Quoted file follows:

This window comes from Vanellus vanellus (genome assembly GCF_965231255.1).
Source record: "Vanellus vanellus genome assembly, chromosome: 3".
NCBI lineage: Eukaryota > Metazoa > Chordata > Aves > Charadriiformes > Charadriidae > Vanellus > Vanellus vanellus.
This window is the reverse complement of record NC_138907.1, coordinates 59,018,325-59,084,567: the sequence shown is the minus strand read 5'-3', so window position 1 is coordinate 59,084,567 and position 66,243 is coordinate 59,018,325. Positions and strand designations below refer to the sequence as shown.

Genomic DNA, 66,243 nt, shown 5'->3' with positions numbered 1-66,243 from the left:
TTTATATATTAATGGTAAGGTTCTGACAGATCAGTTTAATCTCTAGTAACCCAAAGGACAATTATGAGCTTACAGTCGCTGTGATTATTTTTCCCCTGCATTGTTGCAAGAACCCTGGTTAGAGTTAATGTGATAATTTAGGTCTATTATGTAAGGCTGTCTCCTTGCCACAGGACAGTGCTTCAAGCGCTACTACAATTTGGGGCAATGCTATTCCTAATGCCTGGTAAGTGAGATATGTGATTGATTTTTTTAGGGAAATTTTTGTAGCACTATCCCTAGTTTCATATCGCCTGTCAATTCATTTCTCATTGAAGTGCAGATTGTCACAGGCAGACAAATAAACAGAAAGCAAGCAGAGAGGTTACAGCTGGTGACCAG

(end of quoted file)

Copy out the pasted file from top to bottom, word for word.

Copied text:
This window comes from Vanellus vanellus (genome assembly GCF_965231255.1).
Source record: "Vanellus vanellus genome assembly, chromosome: 3".
NCBI lineage: Eukaryota > Metazoa > Chordata > Aves > Charadriiformes > Charadriidae > Vanellus > Vanellus vanellus.
This window is the reverse complement of record NC_138907.1, coordinates 59,018,325-59,084,567: the sequence shown is the minus strand read 5'-3', so window position 1 is coordinate 59,084,567 and position 66,243 is coordinate 59,018,325. Positions and strand designations below refer to the sequence as shown.

Genomic DNA, 66,243 nt, shown 5'->3' with positions numbered 1-66,243 from the left:
TTTATATATTAATGGTAAGGTTCTGACAGATCAGTTTAATCTCTAGTAACCCAAAGGACAATTATGAGCTTACAGTCGCTGTGATTATTTTTCCCCTGCATTGTTGCAAGAACCCTGGTTAGAGTTAATGTGATAATTTAGGTCTATTATGTAAGGCTGTCTCCTTGCCACAGGACAGTGCTTCAAGCGCTACTACAATTTGGGGCAATGCTATTCCTAATGCCTGGTAAGTGAGATATGTGATTGATTTTTTTAGGGAAATTTTTGTAGCACTATCCCTAGTTTCATATCGCCTGTCAATTCATTTCTCATTGAAGTGCAGATTGTCACAGGCAGACAAATAAACAGAAAGCAAGCAGAGAGGTTACAGCTGGTGACCAG